By this stage you’ve probably seen athletes of all walks running around with a big black dot on the back of their arm. It’s a wearable—a sensor, actually—called Levels ethat helps you understand how your body utilizes carbs (more on this below).
It used to be that you could only get specialized health tests on a doctor’s orders—now, you can mail in blood, saliva and urine tests without ever putting pants on. This shift from outpatient to at-home testing is thanks to advances in sample collection. Whether you’re sending in your samples or going to Quest Diagnostics, the science is basically the same, says Kamal Obbad, co-founder and CEO of Nebula Genomics.
The issue is in interpreting the results. When your doc orders a lab test, they know your history and review your data with that in mind. But when an algorithm spits out recommendations in an app (with oversight from a physician you’ve never engaged with), “be carefeeul about considering that information diagnostic.” Translation: Don’t make any medical decisions based on an at-home test. “Talk to an expert about your results whenever possible.”
What you can use these at-home tests for is optimizing diet and fitness so you feel and perform better.
Courtesy Image1. Levels: Best for Optimizing Diet
Glucose—which comes from carbs—is your body’s fastest, most accessible form of fuel. Head into a workout without enough in your system and you’re likely to bonk. This biowearable uses a small sensor (stuck on your upper arm) to monitor blood sugar levels 24/7 for two weeks at a time. Manually log workouts and meals via its app, and you’ll see live feedback as to how those impact your glucose so you can tweak habits to feel and perform your best.
[$399 for one month; levelshealth.com]
Inside Tracker Courtesy Image2. Inside Tracker: Best for Fitness and Performance Insights
This blood test (go to a lab or have a technician come to your home) analyzes up to 43 biomarkers involved with energy, metabolism, strength and endurance. Tack on the DNA test to see how 261 genetic markers influence your athletic potential. From there, the app flags problem areas and delivers custom interventions—“have one serving of probiotics each day” or “aim for three 20-minute HIIT workouts per week”—that can help you level up.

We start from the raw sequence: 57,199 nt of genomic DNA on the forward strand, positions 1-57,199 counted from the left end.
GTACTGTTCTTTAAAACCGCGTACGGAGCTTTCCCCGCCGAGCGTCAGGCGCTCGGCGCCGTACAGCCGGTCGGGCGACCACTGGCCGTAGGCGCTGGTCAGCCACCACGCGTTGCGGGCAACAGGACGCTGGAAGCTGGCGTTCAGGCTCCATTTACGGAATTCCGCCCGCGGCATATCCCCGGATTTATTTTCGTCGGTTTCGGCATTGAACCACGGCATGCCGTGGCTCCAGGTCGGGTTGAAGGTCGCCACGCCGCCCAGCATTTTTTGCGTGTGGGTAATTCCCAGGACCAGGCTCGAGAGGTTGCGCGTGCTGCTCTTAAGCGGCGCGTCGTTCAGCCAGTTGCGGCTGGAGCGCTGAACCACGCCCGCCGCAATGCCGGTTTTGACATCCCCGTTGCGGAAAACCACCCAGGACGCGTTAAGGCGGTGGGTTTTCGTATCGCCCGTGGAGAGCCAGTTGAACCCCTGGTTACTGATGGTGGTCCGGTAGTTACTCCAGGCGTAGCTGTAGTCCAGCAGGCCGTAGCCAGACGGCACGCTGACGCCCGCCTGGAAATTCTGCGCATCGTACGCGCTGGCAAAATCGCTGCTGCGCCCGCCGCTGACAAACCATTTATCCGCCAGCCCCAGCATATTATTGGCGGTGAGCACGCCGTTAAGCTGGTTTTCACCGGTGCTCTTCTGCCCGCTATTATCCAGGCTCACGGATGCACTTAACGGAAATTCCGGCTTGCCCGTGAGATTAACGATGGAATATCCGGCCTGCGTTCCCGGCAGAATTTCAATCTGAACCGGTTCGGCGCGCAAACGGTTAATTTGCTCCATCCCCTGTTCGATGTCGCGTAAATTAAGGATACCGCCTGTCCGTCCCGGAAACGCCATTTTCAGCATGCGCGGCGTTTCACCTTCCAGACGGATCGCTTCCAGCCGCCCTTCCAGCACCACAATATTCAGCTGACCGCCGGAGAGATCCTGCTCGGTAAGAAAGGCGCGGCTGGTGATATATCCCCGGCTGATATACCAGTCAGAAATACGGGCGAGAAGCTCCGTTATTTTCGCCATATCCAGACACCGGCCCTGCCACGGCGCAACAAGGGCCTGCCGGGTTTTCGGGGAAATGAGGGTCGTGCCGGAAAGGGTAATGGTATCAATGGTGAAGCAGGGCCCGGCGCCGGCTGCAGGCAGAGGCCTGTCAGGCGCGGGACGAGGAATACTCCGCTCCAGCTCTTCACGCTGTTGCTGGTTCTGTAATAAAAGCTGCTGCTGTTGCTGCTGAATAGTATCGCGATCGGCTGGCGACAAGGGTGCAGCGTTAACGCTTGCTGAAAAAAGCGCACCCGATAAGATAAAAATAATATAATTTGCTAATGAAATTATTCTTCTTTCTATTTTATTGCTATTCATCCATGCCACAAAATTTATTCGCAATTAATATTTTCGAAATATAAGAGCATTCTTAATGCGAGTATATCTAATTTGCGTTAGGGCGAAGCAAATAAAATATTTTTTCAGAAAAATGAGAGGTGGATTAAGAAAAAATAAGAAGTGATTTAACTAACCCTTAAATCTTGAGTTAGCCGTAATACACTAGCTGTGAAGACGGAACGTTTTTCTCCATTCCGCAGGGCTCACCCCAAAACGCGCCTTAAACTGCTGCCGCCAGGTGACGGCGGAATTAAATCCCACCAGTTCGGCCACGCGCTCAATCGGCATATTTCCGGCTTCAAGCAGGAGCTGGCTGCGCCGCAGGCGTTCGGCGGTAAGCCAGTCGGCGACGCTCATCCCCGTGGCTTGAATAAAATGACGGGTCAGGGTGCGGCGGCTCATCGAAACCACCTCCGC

[From $179; insidetracker.com]
Everlywell testosterone test Courtesy Image3. Everlywell: Best for Testosterone
The right amount of testosterone coursing through you can mean the difference between feeling like a stallion versus a mopey zoo lion. High or low T can lead to symptoms like fatigue, depression and decreased muscle mass because it influences metabolism, sex drive, muscle production and fat loss. Spit in a tube, mail your sample to the certified lab, and an independent, board-certified physician in your state will weigh in on whether your level is normal. If it’s not, see your own doc about next steps.
Rootine Courtesy Image4. Rootine: Best for Nutrient Deficiency
Fill out a 10-minute online quiz about your health and fitness habits, then take an at-home DNA or blood test (or upload data from ancestry.com or 23andMe). Rootine’s medical-grade genetics lab will analyze 52 genetic markers that have been shown in studies to impact how your body processes nutrients. Based on your genetic needs, the company will whip up a custom micronutrient formula with up to 18 vitamins and minerals. Just remember, supplements shouldn’t be used in place of healthy eating.
[$69 per month for 3 months; rootine.co]
5. Thorne: Best for Fertility
Out-of-whack reproductive hormones can cause unexplained weight gain, sleep issues, mood changes, fatigue, and more—issues that affect people beyond those trying to conceive. Mail in your saliva swab and blood test, and certified labs will analyze hormone levels, thyroid function, and stress responses to provide you with a personalized health plan based on your results (think tips like “focus on resistance training in the morning” or “choose a Mediterranean diet”). Be wary of supplement recommendations; since those aren’t federally regulated, you should always discuss them with your doctor.
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